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The government argues that the court must examine the legislative history of the amendment, specifically the different versions considered by Congress. As the government notes, the original proposed language was introduced by James Madison, the author of the Federalist Papers. His version included language protecting conscientious objectors from being compelled to bear arms, later deleted by the House prior to formal adoption of the amendment. However, the deletion of the conscientious objector clause provides little support to the argument of the government that the amendment establishes only a "collective" right. With that clause included, the amendment simply was double edged: one could neither be prevented from bearing arms nor compelled to bear arms. It's deletion demonstrates little regarding the final language. In fact, in the debate which lead to the deletion of the conscientious objector language, Representative Elbridge Gerry, declared his concern that the clause as proposed might be viewed as a limitation on the right of citizens to bear arms since it

More to the point is the legislative history of the Second Amendment in the United States Senate. There a proposal was made to limit the right to keep and bear arms by adding the words "for the common defence." That amendment, had it been adopted, would support the government's claim that the right is collective. The amendment was defeated. Journal of the First Session of the Senate, page 77 (Gales and Seaton, 1820); I Senate Legislative Journal, page 167 (Johns Hopkins University Press, 1972); II The Bill of Rights: A Documentary History, page 1153-54 (B. Schwartz, Ed., McGraw Hill, 1971).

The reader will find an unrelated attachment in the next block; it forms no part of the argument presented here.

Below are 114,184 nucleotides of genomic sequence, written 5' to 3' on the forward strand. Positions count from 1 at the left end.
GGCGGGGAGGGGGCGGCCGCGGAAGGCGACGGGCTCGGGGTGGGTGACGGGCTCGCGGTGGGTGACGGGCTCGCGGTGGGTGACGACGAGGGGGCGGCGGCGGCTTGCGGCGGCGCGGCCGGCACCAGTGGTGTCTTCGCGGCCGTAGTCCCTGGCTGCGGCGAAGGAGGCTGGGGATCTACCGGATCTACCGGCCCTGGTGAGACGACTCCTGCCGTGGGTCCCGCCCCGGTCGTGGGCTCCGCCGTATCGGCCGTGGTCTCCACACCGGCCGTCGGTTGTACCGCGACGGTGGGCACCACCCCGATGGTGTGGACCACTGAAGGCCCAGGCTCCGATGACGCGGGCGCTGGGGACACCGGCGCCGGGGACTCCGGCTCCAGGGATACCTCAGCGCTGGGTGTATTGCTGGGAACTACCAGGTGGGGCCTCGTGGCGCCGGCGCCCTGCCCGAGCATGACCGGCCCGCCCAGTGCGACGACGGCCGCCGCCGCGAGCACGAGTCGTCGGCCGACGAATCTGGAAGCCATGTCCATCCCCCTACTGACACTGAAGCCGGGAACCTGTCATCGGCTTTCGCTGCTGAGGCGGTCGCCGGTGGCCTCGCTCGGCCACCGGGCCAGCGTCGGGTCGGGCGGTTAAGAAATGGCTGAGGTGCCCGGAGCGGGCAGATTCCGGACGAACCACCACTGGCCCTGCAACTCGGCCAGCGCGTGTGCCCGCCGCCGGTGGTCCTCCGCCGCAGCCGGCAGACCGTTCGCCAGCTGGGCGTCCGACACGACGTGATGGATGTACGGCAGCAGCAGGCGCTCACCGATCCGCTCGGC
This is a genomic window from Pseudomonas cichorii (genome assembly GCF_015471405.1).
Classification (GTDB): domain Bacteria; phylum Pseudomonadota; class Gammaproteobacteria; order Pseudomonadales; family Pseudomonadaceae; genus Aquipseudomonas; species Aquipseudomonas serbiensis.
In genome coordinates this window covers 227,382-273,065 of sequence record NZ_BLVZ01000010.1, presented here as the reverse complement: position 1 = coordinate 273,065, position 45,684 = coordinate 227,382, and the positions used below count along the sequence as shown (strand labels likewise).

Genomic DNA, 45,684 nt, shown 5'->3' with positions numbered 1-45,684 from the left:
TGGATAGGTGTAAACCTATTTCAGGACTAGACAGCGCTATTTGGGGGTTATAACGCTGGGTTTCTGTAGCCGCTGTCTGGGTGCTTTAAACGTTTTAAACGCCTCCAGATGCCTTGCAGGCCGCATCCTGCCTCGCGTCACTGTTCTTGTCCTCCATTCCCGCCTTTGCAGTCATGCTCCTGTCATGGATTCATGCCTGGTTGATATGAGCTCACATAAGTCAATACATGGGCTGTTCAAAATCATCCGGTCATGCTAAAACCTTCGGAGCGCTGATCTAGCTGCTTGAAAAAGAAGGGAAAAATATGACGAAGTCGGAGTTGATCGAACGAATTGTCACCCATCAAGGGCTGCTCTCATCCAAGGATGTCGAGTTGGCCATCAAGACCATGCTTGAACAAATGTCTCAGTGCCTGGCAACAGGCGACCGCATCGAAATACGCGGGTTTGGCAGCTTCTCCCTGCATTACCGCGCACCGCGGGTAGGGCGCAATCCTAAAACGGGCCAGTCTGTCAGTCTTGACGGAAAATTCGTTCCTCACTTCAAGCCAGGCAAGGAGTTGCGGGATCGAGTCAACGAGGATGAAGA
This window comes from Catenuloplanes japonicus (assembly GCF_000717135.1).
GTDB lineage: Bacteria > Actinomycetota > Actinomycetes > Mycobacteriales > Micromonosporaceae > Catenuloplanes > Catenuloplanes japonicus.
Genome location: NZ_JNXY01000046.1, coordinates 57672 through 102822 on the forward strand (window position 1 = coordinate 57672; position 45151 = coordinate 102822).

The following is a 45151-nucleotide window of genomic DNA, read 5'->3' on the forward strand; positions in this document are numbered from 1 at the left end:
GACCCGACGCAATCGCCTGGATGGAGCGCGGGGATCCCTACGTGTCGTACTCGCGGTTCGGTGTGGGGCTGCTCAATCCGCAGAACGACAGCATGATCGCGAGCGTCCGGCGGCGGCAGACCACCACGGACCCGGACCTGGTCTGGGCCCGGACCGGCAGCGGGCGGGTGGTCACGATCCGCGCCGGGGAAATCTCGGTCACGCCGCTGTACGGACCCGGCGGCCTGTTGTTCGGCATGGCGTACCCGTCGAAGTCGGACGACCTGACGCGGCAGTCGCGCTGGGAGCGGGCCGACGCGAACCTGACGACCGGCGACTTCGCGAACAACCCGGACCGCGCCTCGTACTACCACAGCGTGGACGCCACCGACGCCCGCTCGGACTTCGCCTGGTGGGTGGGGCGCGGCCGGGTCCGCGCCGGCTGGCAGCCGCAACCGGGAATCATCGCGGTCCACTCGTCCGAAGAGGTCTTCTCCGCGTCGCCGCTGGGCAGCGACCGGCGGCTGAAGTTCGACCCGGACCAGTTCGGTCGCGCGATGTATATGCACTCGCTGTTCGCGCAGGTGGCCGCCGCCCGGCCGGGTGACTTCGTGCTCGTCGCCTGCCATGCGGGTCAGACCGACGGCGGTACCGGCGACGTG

Further, the government candidly quotes the statement made by Representative Elbridge Gerry in response to the question why a militia was necessary to the "the security of a free state." Gerry's answer, consistent with Madison's statement in The Federalist Papers, No. 46, was "It is to prevent the establishment of a standing army, the bane of liberty." (Quoted without citation by government at page 42.) It is that the fear of a strong central authority that made all of the Bill of Rights necessary. The same fear is expressed in the Third Amendment against quartering of soldiers in time and peace, as well as in the basic guarantees of the First, Fourth and Fifth Amendments. As Madison argued, replying to fears that the constitution would permit a large standing army, so long as citizens are armed, no government is capable of employing massive repression, the Federalist Paper. No. 46, It is that thought, basic to the political philosophy of Madison, Gerry, and others, and illustrated by our history, that found expression the Second Amendment.

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In a series of non sequiturs, respondent argues against the historical and textural interpretation urged by amicus.

1. Argument that the Second Amendment only applies to the state militia, because the constitution grants Congress authority to deal with the militia (page 14-16). Not only is there no logical connection between the premise and conclusion, but the government's argument overlooks the simple fact that the Second Amendment was adopted subsequent to the writing and adoption of the constitution and as an amendment to it. In contrast, a comparison of the Second Amendment to the language of the body of the constitution demonstrates that they are not to be read as dealing with the same matter. Thus, Article I, Section 10(3) provides, "No state shall, without the consent of Congress . . . keep troops" while the Second Amendment provides, "The right of the people to keep and bear arms shall not be enfringed." Our Constitution and Bill of Rights were drafted by skilled, precise lawyers. Were the Second Amendment intended as a protection of the rights of the States, it surely would have spoken directly to the powers of the States.